Toxic chemicals and heavy metals have been found in vaping products

Over the past couple of years, electronic cigarettes (e-cigarettes) and other vaping products have grown in popularity despite the ban on their import, sale and distribution in Singapore.

Advocates for the vaping products claim that they are healthier alternatives to regular cigarettes and that they can be used to help smokers quit. Youths are also attracted to it, thinking that it is cool and safe.

This is, however, a myth as e-cigarettes are not risk-free. There are in fact, many risks of vaping.

How Do E-cigarettes and Other Vapourisers Work?

Manufacturers of vaping products claim that the products do not expose users to lung disease or lung illness despite the lack of conclusive evidence. 

E-cigarettes and vapourisers are battery-operated devices that release nicotine by heating up chemicals or e-liquids and turning them into vapour, which users then inhale. The main difference between e-cigarettes and regular cigarettes is the absence of tobacco leaves.

Part of its appeal, especially to youths, is the variety of interesting forms of vape devices such as cigarettes, pipes, and even nondescript everyday items such as pens and USB memory sticks; e-liquids (called “vape juices”) are also offered in a variety of flavours, from apple to mint or even a cocktail-mix of flavours.

Related: Get the Facts Right About Tobacco Products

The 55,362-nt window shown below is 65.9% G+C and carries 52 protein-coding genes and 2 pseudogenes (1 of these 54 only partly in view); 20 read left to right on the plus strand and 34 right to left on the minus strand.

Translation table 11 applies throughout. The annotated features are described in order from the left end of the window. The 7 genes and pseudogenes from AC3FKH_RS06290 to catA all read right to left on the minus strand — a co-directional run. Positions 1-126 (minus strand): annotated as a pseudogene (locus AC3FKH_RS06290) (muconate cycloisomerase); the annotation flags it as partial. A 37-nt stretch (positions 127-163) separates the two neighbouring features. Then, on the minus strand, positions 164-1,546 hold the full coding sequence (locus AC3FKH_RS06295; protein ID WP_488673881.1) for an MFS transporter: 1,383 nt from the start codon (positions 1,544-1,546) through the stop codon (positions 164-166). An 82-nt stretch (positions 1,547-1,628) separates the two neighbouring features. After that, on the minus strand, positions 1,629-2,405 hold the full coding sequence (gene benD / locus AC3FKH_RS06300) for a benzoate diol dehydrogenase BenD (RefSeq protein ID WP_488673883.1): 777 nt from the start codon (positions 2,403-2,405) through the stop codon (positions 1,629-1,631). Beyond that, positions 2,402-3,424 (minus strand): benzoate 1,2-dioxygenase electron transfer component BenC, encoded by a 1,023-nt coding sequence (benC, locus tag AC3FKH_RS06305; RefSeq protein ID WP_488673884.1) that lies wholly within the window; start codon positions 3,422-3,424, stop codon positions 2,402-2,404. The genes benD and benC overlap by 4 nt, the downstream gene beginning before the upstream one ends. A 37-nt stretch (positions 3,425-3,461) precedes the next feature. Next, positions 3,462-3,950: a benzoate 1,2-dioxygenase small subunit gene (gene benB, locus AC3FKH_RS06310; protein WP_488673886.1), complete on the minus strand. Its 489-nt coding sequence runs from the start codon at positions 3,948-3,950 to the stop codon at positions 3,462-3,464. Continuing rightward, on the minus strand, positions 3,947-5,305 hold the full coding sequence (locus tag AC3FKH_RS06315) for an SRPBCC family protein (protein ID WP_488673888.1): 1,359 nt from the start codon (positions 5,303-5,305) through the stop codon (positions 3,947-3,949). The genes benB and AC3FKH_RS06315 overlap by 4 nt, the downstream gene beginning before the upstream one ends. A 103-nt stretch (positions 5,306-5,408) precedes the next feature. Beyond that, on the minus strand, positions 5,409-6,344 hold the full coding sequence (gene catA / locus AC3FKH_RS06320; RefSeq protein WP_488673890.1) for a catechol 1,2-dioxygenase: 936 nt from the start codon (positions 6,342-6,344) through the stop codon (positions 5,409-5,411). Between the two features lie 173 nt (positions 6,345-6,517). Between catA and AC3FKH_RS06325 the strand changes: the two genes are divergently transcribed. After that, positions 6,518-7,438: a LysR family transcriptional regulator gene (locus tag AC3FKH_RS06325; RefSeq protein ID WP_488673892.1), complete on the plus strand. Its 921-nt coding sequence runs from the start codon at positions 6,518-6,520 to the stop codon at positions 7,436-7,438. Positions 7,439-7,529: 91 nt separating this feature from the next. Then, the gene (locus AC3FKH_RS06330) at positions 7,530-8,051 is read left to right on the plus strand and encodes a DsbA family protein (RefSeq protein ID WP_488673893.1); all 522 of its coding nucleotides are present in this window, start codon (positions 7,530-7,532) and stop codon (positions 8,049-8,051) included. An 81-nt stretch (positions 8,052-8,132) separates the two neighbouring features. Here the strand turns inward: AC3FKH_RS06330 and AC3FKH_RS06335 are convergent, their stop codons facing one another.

What Are the Harmful Effects of Vaping?

Woman feeling unwell, possibly as a result of using a vape device. 

The risks of vaping are plenty. Despite its relatively harmless-looking exterior and playful marketing, the main function of e-cigarettes is essentially still to dispense nicotine. Nicotine is not only addictive but it also causes harmful side effects[1] such as a decrease in appetite, increased heart rate, increased blood pressure, and even sweating, nausea and diarrhoea in more extreme cases.

Do E-Cigarettes Cause Cancer?

In addition to nicotine, e-cigarettes and vapourisers also contain other toxic chemicals or substances that increase the risk of cancer. These include formaldehyde and acetaldehyde[2], as well as potentially toxic metal nanoparticles[3] from the vaporising mechanism in e-cigarettes.

Related: Smoking Increases Your Risk of Diabetes

Can E-Cigarettes Help Smokers Quit?

While many e-cigarette retailers market their products as an aid that can help existing smokers to quit smoking cigarettes, e-cigarettes are for many youths their first foray into the world of smoking[4].

Since e-cigarettes and vapourisers are widely available online, albeit illegally (do note that penalties for purchasing e-cigarettes from overseas are harsh and can incur fines of up to $10,000), many youths end up experimenting with e-cigarettes, which may subsequently lead to real cigarette use[4].

E-Cigarettes – A Gateway for Youths to Pick Up Smoking
Studies have shown that young people who try vaping are more likely to pick up a cigarette if they haven’t done so before. A recent study done in the US showed that students who used e-cigarettes by the time they started 9th grade (15 years old) were more likely than others to start smoking traditional cigarettes and other tobacco products[5].

If you need help to quit smoking, you can try nicotine replacement therapy and look out for a smoking cessation programme near you. You can also join the I Quit 28-Day Countdown.

Related: Smoking — Habit or Addiction?

The Dangers of an Unregulated Industry

Both the U.S. Food and Drug Administration and the U.S. Centres for Disease Control and Prevention have begun to investigate incidents of lung injuries associated with vaping.